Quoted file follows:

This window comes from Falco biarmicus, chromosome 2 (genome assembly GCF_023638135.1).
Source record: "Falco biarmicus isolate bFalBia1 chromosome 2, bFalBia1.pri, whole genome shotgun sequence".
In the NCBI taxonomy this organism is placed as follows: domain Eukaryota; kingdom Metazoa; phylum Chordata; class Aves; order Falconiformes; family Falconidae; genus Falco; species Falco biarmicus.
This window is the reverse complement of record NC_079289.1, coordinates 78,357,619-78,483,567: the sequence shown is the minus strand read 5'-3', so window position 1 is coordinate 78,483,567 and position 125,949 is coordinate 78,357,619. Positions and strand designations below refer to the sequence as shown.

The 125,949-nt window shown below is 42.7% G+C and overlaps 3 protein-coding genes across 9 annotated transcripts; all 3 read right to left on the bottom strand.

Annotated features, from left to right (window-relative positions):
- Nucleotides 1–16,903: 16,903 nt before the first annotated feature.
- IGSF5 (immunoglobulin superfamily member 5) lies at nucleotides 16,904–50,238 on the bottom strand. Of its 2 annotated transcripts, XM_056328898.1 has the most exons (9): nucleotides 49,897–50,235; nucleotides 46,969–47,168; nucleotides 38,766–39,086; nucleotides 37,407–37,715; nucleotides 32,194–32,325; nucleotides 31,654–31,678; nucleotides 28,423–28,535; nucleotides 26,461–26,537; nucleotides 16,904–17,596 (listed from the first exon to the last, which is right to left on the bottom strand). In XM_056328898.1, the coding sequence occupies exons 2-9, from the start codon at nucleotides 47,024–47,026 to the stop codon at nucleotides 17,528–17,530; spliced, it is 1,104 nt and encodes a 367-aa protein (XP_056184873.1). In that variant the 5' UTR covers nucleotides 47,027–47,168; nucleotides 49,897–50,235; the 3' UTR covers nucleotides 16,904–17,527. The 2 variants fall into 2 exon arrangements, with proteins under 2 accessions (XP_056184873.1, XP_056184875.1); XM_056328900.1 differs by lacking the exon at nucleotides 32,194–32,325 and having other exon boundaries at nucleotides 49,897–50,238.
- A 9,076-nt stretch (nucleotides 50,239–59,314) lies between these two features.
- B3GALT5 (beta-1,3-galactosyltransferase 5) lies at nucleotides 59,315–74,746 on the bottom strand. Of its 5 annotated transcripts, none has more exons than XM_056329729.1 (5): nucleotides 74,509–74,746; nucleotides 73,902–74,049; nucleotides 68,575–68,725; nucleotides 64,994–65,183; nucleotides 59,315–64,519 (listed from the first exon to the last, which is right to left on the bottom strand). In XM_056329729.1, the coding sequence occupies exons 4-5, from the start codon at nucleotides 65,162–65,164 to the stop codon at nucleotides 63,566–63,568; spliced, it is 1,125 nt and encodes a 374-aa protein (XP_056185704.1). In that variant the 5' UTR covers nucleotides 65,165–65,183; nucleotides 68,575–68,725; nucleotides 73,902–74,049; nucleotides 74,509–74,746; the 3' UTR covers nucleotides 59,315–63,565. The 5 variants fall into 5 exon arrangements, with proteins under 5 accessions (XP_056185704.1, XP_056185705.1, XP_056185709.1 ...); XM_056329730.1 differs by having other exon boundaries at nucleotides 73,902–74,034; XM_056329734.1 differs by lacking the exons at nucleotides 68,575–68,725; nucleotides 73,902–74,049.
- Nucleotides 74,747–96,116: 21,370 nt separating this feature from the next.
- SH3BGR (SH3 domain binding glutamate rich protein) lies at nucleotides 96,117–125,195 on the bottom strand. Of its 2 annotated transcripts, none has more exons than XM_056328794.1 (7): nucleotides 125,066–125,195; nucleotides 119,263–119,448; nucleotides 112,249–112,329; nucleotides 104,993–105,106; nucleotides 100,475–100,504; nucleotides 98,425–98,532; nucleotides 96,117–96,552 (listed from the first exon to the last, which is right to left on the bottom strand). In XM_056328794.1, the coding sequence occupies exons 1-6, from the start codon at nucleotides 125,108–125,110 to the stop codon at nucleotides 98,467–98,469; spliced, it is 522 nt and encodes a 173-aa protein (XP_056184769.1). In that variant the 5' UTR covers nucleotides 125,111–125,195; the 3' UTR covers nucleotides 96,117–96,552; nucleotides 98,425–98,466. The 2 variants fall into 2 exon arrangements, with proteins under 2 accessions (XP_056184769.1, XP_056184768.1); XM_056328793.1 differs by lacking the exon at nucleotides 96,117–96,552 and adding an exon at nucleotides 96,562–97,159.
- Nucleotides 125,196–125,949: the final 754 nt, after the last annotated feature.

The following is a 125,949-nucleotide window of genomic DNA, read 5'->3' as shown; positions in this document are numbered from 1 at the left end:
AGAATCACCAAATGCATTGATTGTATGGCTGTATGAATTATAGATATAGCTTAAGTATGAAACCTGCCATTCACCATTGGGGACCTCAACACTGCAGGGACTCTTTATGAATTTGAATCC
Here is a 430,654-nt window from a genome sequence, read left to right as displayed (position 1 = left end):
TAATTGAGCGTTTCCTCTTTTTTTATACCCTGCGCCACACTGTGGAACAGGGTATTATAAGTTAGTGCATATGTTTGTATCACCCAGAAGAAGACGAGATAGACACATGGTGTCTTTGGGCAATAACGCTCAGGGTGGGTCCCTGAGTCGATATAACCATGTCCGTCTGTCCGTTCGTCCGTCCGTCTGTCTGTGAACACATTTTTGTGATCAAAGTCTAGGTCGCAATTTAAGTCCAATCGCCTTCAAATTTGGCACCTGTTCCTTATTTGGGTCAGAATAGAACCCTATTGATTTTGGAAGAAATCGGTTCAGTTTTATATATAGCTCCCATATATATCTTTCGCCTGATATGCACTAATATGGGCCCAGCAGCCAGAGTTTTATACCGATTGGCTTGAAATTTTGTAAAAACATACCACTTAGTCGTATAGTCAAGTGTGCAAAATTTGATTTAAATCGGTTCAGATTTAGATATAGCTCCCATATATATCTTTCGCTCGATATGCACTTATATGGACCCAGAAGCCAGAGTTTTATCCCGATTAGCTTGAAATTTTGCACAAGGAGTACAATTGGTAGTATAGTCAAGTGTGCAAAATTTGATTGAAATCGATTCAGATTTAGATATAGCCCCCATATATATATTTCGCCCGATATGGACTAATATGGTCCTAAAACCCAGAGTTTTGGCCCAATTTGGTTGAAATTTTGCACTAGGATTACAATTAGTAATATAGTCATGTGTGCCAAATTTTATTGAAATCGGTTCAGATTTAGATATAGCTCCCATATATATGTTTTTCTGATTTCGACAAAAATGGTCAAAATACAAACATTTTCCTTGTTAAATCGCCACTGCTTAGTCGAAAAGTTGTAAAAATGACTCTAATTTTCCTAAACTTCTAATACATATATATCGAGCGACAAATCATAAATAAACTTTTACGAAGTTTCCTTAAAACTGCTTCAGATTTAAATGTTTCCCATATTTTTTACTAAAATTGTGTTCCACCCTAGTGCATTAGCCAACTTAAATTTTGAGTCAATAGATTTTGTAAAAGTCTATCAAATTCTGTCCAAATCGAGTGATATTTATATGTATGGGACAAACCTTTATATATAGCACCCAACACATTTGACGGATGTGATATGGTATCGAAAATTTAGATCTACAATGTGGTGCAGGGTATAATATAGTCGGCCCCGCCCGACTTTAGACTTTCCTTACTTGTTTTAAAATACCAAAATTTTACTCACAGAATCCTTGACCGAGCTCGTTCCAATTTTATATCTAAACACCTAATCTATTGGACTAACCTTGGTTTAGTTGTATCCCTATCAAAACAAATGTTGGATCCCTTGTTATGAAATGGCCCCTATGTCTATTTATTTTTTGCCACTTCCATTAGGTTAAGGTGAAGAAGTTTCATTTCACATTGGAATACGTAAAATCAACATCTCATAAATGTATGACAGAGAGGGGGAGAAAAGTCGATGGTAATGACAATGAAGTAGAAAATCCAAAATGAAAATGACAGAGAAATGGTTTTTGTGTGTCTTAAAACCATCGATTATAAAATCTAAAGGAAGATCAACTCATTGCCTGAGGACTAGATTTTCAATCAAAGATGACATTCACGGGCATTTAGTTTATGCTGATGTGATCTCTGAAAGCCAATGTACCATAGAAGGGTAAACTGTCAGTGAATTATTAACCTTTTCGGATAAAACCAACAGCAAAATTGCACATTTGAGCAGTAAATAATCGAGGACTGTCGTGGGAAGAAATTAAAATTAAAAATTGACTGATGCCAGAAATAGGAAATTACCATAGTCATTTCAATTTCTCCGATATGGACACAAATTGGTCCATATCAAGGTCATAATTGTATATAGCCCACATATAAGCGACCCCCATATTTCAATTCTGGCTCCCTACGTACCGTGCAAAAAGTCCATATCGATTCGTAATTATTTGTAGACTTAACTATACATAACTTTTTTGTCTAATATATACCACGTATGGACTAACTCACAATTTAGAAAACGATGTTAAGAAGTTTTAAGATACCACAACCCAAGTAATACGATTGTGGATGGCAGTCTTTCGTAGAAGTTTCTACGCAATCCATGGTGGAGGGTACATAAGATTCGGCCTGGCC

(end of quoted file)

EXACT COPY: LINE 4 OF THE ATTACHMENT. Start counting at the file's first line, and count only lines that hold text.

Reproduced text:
This window is the reverse complement of record NC_079289.1, coordinates 78,357,619-78,483,567: the sequence shown is the minus strand read 5'-3', so window position 1 is coordinate 78,483,567 and position 125,949 is coordinate 78,357,619. Positions and strand designations below refer to the sequence as shown.